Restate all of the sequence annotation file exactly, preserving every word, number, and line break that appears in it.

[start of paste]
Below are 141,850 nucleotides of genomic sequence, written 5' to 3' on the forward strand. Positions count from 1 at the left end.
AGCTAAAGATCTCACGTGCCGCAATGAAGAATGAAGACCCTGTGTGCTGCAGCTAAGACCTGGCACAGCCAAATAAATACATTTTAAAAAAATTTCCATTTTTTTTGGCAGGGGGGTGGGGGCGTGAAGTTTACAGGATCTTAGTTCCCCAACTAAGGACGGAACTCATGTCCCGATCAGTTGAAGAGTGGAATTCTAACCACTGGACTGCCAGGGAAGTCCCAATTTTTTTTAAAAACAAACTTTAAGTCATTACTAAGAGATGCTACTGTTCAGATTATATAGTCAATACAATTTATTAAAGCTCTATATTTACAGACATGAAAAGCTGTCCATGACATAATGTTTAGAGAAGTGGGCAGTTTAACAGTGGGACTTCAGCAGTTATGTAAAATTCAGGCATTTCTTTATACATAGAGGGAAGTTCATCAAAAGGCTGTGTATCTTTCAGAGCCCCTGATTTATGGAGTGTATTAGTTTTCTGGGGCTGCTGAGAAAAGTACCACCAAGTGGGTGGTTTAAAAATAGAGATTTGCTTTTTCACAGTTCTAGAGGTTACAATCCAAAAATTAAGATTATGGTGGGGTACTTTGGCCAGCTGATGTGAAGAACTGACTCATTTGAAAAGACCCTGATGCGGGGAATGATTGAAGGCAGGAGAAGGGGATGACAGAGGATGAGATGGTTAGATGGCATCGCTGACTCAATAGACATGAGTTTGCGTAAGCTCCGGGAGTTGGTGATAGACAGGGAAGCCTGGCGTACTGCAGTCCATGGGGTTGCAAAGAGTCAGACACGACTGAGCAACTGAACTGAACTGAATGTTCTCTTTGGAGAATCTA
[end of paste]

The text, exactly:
Below are 141,850 nucleotides of genomic sequence, written 5' to 3' on the forward strand. Positions count from 1 at the left end.
AGCTAAAGATCTCACGTGCCGCAATGAAGAATGAAGACCCTGTGTGCTGCAGCTAAGACCTGGCACAGCCAAATAAATACATTTTAAAAAAATTTCCATTTTTTTTGGCAGGGGGGTGGGGGCGTGAAGTTTACAGGATCTTAGTTCCCCAACTAAGGACGGAACTCATGTCCCGATCAGTTGAAGAGTGGAATTCTAACCACTGGACTGCCAGGGAAGTCCCAATTTTTTTTAAAAACAAACTTTAAGTCATTACTAAGAGATGCTACTGTTCAGATTATATAGTCAATACAATTTATTAAAGCTCTATATTTACAGACATGAAAAGCTGTCCATGACATAATGTTTAGAGAAGTGGGCAGTTTAACAGTGGGACTTCAGCAGTTATGTAAAATTCAGGCATTTCTTTATACATAGAGGGAAGTTCATCAAAAGGCTGTGTATCTTTCAGAGCCCCTGATTTATGGAGTGTATTAGTTTTCTGGGGCTGCTGAGAAAAGTACCACCAAGTGGGTGGTTTAAAAATAGAGATTTGCTTTTTCACAGTTCTAGAGGTTACAATCCAAAAATTAAGATTATGGTGGGGTACTTTGGCCAGCTGATGTGAAGAACTGACTCATTTGAAAAGACCCTGATGCGGGGAATGATTGAAGGCAGGAGAAGGGGATGACAGAGGATGAGATGGTTAGATGGCATCGCTGACTCAATAGACATGAGTTTGCGTAAGCTCCGGGAGTTGGTGATAGACAGGGAAGCCTGGCGTACTGCAGTCCATGGGGTTGCAAAGAGTCAGACACGACTGAGCAACTGAACTGAACTGAATGTTCTCTTTGGAGAATCTA